ENGINEERING LACTIC ACID BACTERIA WITH CYTOKINE/CHEMOKINE BINDING ABILITY AND INFRARED FLUORESCENCE FOR IMAGING-GUIDED TREATMENT OF INFLAMMATORY BOWEL DISEASE

Berlec A., Zadravec P., Škrlec K., Kosler S., Turk B., Štrukelj B.
Jozef Stefan Institute, Ljubljana, Slovenia

Introduction:
Inflammatory bowel diseases (IBD) are idiopathic chronic intestinal inflammations that include ulcerative colitis and Crohn’s disease. The disease represents a significant health burden and its treatment costs exceed 1.7 billion dollars annually in the US. The exact etiology of IBD is unknown, but it is hypothesized to be a combination of genetic factors and alterations of the microbiota which together cause a dysregulation in the immune response and intestinal inflammation. Altered pattern of cytokine production offers an opportunity for therapeutic intervention by neutralization of pro-inflammatory cytokines, as already successfully demonstrated by monoclonal antibodies against TNFα. Lactic acid bacteria (LAB) are natural members of intestinal microbiota and are used for the treatment of IBD. Their probiotic activity can be upgraded by introducing cytokine/chemokine binding ability with genetic engineering or heterologous protein coating.

Methods:
Small protein cytokine/chemokine binders (TNFα-binding affibody, IL-17-binding fynomer, IL-23-binding adnectin and chemokine-binding evasin-1, evasin-3 and evasin-4 with the ability to bind CXCL-2, CXCL-3, CXCL-8, CCL-3, CCL-4 and CCL-5) were fused to secretion signal and cell wall anchor domain and inducibly expressed in model LAB Lactococcus lactis. Fusion proteins were secreted to the growth medium and enabled display of binding proteins on recombinant Lactococcus lactis and, upon producer cell removal, coating of non-recombinant species of LAB, thus providing a non-genetically-modified organism alternative. Surface display was confirmed with flow cytometry and fluorescent microscopy, while the amount of cytokine/chemokine binding was assessed with whole-cell ELISA and Luminex. Infrared fluorescent protein (IRFP) was expressed in L. lactis and Lb. plantarum. Infrared bacteria were tracked in vivo in mice using Ivis spectrum imager.

Results:
Several non-recombinant species of Lactobacillus were coated with small model protein binder. Coating was particularly effective on Lactobacillus salivarius ATCC 11741, which has been suggested as an optimal non-recombinant host for surface display. Lb. salivarius coated with individual binders removed up to 78.3% of IL-17, 79.0% of TNFα and 26.7% of IL-23. Heterologous display of multiple binders on Lactobacillus salivarius enabled the construction of bacteria with concomitant IL-17-, IL-23- and TNFα-binding ability. Evasin-displaying bacteria bound from 37.5% to 67.0% of chemokines in vitro and neutralized CXCL-8 in colon epithelial cell model. IRFP-expressing L. lactis and Lb. plantarum were administered to healthy mice and imaged in vivo to demonstrate the ability of quantifying the bacteria and determining their transit time. IRFP-expressing bacteria that were coated with cytokine binder will enable concomitant in vivo imaging and therapeutic cytokine binding.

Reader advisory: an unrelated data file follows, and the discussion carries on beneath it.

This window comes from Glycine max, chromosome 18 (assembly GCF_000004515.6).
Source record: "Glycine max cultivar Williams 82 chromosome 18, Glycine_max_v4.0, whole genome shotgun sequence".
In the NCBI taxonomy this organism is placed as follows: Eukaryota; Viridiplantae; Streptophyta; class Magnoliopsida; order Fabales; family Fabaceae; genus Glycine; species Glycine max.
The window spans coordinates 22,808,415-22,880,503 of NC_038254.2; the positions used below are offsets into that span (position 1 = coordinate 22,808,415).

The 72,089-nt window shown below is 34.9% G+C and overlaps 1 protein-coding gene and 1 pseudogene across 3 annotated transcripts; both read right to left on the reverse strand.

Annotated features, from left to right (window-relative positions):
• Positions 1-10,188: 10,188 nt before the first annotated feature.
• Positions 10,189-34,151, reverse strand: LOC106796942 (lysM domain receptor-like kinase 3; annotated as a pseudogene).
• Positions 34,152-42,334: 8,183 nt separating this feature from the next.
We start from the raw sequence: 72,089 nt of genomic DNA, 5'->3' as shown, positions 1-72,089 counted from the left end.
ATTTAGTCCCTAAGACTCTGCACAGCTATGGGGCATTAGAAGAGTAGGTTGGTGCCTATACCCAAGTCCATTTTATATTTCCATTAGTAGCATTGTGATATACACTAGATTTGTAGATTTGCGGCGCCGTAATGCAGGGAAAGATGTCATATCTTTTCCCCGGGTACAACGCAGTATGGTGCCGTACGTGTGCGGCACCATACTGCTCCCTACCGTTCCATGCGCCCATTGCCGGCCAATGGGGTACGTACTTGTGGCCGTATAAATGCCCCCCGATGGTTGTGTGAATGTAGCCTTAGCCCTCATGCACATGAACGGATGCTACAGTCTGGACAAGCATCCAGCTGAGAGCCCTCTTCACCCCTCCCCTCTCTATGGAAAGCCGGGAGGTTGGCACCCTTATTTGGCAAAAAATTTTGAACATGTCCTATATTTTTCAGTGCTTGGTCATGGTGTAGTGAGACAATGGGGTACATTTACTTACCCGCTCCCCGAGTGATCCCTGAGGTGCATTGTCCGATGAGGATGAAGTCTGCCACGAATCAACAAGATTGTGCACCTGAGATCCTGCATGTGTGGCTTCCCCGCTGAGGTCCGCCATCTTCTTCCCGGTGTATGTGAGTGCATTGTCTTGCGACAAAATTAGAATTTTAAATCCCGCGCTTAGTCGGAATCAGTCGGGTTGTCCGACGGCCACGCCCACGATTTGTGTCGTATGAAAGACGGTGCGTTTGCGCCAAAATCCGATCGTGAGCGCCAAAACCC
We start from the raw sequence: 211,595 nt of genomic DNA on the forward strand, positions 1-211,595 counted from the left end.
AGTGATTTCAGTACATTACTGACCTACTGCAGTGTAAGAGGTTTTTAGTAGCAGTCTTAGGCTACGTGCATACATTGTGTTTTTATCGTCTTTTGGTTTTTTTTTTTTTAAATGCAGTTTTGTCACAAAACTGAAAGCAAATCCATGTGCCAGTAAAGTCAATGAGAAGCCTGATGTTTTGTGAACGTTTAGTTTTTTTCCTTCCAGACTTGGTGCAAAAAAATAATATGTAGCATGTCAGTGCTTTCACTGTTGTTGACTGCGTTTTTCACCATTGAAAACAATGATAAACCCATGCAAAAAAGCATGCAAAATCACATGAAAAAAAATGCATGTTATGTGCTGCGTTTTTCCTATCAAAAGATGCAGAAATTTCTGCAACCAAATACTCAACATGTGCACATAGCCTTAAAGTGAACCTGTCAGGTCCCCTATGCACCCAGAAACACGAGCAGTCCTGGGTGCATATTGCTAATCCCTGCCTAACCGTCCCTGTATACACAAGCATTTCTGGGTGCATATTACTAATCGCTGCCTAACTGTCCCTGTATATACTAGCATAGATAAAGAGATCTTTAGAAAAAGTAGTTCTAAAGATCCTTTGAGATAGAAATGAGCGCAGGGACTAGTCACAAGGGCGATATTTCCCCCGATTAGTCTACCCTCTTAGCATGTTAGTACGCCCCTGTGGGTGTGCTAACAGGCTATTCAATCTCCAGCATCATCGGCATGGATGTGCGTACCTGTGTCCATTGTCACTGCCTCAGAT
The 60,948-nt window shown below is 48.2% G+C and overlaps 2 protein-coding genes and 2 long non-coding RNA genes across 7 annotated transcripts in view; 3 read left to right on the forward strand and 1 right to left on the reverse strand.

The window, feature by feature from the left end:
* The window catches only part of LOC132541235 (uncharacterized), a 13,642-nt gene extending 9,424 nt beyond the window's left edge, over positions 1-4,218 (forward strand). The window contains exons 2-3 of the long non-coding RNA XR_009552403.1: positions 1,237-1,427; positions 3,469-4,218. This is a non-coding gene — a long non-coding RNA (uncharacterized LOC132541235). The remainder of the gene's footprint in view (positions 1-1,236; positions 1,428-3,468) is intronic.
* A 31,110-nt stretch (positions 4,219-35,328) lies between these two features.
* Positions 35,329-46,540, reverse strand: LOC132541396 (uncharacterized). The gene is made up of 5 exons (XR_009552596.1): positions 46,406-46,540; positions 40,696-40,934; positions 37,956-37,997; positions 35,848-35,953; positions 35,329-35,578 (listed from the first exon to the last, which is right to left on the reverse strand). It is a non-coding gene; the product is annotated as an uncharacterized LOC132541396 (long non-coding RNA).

Discussion:
We have shown that engineered probiotics can bind various cytokines/chemokines, including their mixtures, and can interfere with cytokine signaling. We have also established a platform for in vivo fluorescent imaging of IRFP-expressing LAB. These two modalities were combined to engineer LAB that will concomitantly enable amelioration of excessive immune response in inflammatory bowel disease, as well as in vivo monitoring of bacterial fate.

Keywords:
Inflammatory bowel disease, Chemokine binding, Cytokine binding, Fluorescence animal imaging, Lactococcus lactis, Lactobacillus salivarius, Probiotics

Citation:
Berlec A., et al. (2016). Engineering lactic acid bacteria with cytokine/chemokine binding ability and infrared fluorescence for imaging-guides treatment of inflammatory bowel disease. Conference Proceedings of IPC2016. Paper presented at the International Scientific Conference on Probiotics and Prebiotics, Budapest (p. 15.). IPC2016

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